• In the American south, Afro-Americans believed May Day was a good day for love charms and divinations such as looking down a well reflected in a mirror to see your future spouse's face. In South Carolina, it was considered good luck to plant watermelons on May Day before sunrise, but never to get married on May Day or the bride would die within the year. In Mississippi, May butter was recommended against witchcraft.
  • In Ireland, the one great ritual of the day was building the Beltane bonfire. It was kindled either by a spark from flint, or by friction. The people danced sunwise around it, the cattle were driven rthrough it, or between two fires, to protect them from ills, and the people crept through it to prevent disease, to forestall bad luck, invite good luck, and to cure barrenness. Contact with the fire was interpreted as symbolic of contact with the life-giving sun.
  • A Beltane Cake, usually an oat or barley cake, was divided into portions, drawn by lot, and eaten. Whoever drew the charred piece was the sacrificial victim. The Beltane Carline (Hag) was the person who got the charred piece. People mimed throwing him into the fire. In some localities, they threw him onto the gtround and pretended to quarter him. After he had been through the fire he was treated as though dead for a year. The sacrifice is still sometimes mimed by victims running or jumping through the fire three times, but the selection of a victim for actual sacrifice is believed to be the original object of the Beltane cake.
  • In the Scottish Highlands, the cakes were specially made with a pattern of raised lumps or knobs. Each of these was dedicated to some elemental being or animal believed to be the preserver or destroyer of domestic animals. As the group faced the fire, each person broke off one of these knots, flung it over his shoulder, and said something like, "This I give to thee, preserve my sheep."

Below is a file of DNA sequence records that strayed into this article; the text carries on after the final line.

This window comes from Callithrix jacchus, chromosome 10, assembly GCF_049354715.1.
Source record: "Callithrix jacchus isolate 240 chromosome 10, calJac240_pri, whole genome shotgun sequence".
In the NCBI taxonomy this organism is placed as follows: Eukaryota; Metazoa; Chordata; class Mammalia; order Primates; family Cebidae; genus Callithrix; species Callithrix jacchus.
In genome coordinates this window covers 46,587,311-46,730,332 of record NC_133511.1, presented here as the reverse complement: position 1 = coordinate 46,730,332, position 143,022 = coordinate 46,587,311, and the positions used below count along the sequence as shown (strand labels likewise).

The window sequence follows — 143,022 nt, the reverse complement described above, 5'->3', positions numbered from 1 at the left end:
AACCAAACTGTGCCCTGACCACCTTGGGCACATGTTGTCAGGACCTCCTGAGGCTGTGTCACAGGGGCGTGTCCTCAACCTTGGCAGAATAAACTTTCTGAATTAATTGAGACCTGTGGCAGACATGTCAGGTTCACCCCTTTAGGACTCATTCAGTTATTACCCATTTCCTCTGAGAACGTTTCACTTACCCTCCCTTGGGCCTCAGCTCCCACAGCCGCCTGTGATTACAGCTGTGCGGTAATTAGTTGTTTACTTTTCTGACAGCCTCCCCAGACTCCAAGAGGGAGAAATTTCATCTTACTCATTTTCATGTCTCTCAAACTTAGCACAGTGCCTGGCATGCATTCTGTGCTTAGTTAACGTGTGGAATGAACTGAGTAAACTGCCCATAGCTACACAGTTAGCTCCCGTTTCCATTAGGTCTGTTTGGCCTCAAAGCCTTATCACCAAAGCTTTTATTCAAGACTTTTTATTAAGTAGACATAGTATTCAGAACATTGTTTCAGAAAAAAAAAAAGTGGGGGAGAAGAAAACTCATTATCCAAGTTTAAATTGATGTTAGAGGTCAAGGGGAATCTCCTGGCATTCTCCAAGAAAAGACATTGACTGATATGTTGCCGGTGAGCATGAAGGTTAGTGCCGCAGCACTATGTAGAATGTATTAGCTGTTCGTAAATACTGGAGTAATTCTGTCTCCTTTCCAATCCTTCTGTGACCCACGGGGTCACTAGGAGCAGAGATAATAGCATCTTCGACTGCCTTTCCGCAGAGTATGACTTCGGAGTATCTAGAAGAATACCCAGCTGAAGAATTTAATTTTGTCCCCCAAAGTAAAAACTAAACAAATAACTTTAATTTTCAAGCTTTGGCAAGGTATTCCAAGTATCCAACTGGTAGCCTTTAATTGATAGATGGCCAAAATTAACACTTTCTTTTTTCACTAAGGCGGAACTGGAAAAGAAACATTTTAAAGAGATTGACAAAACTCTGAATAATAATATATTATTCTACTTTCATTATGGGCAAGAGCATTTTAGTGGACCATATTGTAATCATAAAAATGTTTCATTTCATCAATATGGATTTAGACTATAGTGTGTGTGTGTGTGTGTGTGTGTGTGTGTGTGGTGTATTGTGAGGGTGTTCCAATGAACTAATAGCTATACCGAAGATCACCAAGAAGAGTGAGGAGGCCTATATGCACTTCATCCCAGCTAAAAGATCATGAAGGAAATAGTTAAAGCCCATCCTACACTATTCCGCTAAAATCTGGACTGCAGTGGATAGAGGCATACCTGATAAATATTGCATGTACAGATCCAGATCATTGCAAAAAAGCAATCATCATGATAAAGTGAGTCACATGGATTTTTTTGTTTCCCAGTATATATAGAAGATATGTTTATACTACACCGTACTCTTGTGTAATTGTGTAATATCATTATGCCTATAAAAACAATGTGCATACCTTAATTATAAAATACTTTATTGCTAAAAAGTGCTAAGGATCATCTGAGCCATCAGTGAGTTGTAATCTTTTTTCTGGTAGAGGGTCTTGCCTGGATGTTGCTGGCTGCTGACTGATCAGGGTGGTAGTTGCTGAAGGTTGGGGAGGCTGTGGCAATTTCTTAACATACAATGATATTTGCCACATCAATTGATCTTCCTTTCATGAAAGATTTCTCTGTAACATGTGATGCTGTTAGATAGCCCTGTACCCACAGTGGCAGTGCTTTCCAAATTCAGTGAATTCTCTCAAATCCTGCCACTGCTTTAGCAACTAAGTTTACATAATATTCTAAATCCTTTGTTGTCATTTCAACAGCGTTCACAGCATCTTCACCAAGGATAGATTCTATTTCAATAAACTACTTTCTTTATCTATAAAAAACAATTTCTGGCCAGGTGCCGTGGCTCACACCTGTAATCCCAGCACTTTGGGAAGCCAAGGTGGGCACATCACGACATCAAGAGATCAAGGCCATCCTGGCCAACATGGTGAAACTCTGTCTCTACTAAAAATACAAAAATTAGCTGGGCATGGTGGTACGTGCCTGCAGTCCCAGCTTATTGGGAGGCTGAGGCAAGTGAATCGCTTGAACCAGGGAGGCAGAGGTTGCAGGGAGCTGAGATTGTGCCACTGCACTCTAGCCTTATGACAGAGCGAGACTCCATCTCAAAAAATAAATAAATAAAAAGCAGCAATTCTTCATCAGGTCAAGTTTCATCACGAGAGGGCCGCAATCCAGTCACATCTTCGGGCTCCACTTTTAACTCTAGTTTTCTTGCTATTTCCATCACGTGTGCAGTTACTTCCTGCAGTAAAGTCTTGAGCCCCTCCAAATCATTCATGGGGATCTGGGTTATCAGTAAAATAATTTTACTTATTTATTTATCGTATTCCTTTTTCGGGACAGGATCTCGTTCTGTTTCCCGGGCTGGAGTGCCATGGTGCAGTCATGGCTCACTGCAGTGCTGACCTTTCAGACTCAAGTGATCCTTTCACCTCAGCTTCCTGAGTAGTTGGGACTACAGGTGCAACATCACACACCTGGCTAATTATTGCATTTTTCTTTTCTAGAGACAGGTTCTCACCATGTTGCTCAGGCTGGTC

• In the Isle of Man, rowan branches were carried sunwise around the fire and then taken into the homes and hung over the byre doors to avert evil from family and animals alike. In Ireland today the rowan branch is still hung over the house fire on May Day.
  • Later the Christian Church took over the Beltane observances. A service was held in the church, followed by a procession to the fields or hills, where the priest kindled the fire.
  • The Dance
  • Cutting, setting up and decorating the May Tree, Pole or Bush, and dancing around it, is the most recognized May Day ritual. Sometimes this is a communal dance around a beribboned tree set up in a central location, but in some villages, a May tree or bush is set up in every front yard, decorated by the family, and danced around by the family group.
  • The traditional Maypole Dance is performed around a tall central pole with ribbon streamers. Two opposing circles of dancers weave in and out, braiding the ribbons in a pattern around the pole. In the 15th and 16th centuries, dramatic characters representing Robin Hood, Jack in the Green, and the Morris Dancers took part in elaborate spectaculars.
  • The Morris Dance frequently concluded with a Maypole winding to the tune of "Sellengers Round".
  • May Day celebrations are widespread throughout Europe and similar ribbon and pole dances are found as far away as India and South America.